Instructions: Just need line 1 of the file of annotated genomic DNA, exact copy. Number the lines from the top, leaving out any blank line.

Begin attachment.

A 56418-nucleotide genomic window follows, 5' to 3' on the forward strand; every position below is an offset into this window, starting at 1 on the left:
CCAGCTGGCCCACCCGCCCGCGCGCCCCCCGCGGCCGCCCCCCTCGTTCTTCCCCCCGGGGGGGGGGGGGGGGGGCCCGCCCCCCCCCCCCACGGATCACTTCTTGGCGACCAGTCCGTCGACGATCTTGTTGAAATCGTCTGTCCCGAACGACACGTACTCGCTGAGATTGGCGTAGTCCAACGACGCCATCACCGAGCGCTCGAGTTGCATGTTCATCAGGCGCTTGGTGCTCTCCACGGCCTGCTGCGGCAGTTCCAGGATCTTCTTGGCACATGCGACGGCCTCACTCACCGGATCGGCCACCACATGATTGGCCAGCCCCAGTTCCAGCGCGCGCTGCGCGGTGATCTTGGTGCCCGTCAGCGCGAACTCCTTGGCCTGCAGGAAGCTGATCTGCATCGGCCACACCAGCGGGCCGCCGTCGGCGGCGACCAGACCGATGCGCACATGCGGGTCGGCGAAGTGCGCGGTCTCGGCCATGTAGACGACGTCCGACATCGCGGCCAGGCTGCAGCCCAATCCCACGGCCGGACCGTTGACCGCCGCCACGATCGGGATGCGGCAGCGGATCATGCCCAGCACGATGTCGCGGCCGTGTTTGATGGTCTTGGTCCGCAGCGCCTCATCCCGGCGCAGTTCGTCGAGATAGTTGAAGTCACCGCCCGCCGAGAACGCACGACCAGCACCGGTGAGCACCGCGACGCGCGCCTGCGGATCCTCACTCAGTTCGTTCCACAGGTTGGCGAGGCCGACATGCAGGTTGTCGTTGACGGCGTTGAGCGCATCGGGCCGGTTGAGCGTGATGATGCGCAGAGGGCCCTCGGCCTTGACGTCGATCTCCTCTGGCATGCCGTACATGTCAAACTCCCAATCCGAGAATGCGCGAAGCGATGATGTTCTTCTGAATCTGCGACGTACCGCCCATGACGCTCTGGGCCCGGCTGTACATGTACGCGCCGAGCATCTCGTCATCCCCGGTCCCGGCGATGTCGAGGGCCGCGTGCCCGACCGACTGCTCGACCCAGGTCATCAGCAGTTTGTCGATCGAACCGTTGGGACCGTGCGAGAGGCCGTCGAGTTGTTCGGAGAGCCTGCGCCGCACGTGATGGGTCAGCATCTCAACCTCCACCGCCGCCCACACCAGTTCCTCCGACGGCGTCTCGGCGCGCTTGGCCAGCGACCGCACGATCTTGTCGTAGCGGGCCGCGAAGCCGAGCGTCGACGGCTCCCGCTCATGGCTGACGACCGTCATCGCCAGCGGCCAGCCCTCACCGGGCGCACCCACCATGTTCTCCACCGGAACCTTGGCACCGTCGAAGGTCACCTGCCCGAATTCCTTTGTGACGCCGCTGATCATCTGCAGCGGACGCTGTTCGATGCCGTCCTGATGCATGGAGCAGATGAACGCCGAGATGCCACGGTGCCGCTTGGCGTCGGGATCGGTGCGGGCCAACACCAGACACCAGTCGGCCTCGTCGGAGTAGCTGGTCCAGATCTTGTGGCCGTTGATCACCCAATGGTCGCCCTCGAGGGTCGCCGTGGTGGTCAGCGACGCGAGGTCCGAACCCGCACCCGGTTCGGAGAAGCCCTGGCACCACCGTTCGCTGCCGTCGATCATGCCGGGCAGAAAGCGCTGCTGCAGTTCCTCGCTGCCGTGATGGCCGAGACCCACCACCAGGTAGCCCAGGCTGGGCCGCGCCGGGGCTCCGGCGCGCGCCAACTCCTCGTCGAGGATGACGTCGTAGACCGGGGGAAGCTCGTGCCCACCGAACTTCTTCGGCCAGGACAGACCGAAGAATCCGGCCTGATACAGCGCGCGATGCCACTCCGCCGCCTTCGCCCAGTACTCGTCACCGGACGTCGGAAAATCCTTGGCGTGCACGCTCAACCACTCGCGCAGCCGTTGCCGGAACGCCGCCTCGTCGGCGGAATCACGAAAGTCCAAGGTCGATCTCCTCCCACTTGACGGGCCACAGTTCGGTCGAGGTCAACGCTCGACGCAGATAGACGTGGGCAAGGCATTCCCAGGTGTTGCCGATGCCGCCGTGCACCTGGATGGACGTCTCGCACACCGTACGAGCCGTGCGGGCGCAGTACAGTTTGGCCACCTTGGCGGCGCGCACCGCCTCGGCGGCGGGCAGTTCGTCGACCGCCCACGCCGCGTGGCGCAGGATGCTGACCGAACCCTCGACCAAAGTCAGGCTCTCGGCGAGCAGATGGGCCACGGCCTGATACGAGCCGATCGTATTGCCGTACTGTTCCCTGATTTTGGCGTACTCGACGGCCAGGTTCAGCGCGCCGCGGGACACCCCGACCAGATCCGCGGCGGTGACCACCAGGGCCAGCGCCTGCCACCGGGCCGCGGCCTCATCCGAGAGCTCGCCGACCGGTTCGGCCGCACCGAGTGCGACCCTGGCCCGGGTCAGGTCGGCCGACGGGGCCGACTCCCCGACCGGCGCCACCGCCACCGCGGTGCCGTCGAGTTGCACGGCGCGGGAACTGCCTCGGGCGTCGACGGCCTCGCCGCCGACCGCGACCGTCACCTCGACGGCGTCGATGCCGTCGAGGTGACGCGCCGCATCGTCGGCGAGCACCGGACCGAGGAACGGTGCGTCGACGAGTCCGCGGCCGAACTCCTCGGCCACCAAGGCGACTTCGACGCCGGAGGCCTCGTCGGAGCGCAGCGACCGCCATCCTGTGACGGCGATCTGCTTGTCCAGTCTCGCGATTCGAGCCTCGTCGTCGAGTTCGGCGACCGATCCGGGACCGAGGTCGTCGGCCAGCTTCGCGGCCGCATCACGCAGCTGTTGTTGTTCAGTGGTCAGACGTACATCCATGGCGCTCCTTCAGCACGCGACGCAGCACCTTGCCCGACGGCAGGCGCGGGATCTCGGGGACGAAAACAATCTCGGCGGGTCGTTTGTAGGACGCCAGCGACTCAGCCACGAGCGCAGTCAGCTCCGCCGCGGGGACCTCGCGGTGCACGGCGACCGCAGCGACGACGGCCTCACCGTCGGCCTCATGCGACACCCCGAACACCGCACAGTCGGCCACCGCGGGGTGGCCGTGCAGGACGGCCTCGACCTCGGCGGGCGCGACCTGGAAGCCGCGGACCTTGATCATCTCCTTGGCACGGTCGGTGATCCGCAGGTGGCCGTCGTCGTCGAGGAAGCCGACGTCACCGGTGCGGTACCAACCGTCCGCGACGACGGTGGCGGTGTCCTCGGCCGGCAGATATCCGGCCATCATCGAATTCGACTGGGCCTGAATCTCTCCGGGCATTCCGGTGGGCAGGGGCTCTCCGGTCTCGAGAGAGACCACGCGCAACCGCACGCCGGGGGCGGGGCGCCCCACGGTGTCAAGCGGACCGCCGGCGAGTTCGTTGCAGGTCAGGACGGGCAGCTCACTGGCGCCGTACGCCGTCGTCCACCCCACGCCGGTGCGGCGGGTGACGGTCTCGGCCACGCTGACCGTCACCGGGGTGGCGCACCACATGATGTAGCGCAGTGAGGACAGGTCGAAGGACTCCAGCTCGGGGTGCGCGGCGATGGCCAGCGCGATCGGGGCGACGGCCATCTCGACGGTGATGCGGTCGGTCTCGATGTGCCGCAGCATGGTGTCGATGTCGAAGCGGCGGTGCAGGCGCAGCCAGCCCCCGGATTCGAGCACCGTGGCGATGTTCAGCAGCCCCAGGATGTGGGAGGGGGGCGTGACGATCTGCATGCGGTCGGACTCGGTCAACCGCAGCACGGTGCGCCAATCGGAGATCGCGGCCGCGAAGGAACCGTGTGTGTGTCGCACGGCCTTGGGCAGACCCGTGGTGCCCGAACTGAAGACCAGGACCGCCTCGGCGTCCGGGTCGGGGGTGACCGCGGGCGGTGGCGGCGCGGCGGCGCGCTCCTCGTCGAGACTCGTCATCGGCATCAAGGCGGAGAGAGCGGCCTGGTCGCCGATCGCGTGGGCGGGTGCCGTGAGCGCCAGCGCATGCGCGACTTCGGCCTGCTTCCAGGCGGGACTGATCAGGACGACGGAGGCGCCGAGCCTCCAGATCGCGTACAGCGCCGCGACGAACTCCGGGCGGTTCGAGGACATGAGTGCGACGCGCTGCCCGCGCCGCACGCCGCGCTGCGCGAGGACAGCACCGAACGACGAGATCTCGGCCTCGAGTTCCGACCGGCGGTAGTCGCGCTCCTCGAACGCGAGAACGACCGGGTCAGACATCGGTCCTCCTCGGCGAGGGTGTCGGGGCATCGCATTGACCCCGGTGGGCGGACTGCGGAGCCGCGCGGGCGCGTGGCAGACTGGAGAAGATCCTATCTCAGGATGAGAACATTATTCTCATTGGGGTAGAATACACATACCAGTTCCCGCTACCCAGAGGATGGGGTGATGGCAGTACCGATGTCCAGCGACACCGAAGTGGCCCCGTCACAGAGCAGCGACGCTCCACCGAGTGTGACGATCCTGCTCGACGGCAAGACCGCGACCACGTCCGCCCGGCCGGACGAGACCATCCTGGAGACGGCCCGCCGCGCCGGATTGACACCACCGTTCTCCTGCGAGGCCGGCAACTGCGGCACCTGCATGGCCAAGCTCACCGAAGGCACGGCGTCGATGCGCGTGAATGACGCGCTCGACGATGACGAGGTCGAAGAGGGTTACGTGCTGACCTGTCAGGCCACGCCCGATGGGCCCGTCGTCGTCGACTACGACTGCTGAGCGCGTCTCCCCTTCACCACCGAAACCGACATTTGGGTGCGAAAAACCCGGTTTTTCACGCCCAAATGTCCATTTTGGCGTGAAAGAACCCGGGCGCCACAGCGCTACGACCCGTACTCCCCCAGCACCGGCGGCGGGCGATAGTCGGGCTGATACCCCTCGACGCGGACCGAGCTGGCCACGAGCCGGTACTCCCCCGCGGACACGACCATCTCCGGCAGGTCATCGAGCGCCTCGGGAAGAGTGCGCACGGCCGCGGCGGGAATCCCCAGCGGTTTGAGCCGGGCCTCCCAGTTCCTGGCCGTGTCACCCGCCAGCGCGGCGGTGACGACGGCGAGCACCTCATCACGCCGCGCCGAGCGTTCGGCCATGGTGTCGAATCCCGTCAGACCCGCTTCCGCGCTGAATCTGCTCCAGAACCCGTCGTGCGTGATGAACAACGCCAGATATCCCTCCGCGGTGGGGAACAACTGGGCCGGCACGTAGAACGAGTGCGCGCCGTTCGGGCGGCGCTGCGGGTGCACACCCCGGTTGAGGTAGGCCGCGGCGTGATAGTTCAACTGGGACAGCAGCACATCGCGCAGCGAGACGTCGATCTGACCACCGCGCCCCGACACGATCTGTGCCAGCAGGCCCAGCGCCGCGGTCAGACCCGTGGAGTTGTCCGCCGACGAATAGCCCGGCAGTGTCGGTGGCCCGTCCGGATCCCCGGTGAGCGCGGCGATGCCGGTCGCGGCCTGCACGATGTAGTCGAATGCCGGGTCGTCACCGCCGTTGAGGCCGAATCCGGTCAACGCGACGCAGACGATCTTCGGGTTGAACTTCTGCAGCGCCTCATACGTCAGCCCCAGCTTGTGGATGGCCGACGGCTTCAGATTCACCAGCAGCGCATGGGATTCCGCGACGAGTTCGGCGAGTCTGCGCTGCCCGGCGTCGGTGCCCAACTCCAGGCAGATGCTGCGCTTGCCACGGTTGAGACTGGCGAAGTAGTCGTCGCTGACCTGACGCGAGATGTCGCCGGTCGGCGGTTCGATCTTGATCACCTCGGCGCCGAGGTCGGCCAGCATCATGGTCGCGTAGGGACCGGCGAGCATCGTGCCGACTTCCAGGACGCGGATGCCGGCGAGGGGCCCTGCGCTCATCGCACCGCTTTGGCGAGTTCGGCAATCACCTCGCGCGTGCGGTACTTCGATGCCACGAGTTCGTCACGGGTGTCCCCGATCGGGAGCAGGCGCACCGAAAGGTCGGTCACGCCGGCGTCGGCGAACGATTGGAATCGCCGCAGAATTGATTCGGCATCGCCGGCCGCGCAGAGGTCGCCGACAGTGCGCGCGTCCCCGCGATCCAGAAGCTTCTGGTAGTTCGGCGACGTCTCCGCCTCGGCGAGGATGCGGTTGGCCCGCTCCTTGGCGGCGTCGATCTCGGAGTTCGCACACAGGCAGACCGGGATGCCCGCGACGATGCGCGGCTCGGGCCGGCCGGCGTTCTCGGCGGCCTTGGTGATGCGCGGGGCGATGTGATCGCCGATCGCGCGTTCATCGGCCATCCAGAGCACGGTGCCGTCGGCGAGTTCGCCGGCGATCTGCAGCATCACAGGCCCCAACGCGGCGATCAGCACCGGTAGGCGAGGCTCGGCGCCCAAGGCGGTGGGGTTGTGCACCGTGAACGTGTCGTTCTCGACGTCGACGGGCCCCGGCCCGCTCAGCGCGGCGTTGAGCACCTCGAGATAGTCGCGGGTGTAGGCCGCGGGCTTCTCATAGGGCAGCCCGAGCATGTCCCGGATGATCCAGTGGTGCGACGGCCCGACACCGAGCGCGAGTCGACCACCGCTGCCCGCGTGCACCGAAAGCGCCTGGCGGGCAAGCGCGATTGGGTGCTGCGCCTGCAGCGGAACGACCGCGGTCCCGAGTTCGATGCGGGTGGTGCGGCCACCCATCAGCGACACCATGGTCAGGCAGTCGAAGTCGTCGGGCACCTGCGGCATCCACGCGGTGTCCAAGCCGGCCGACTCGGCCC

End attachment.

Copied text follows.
A 56418-nucleotide genomic window follows, 5' to 3' on the forward strand; every position below is an offset into this window, starting at 1 on the left: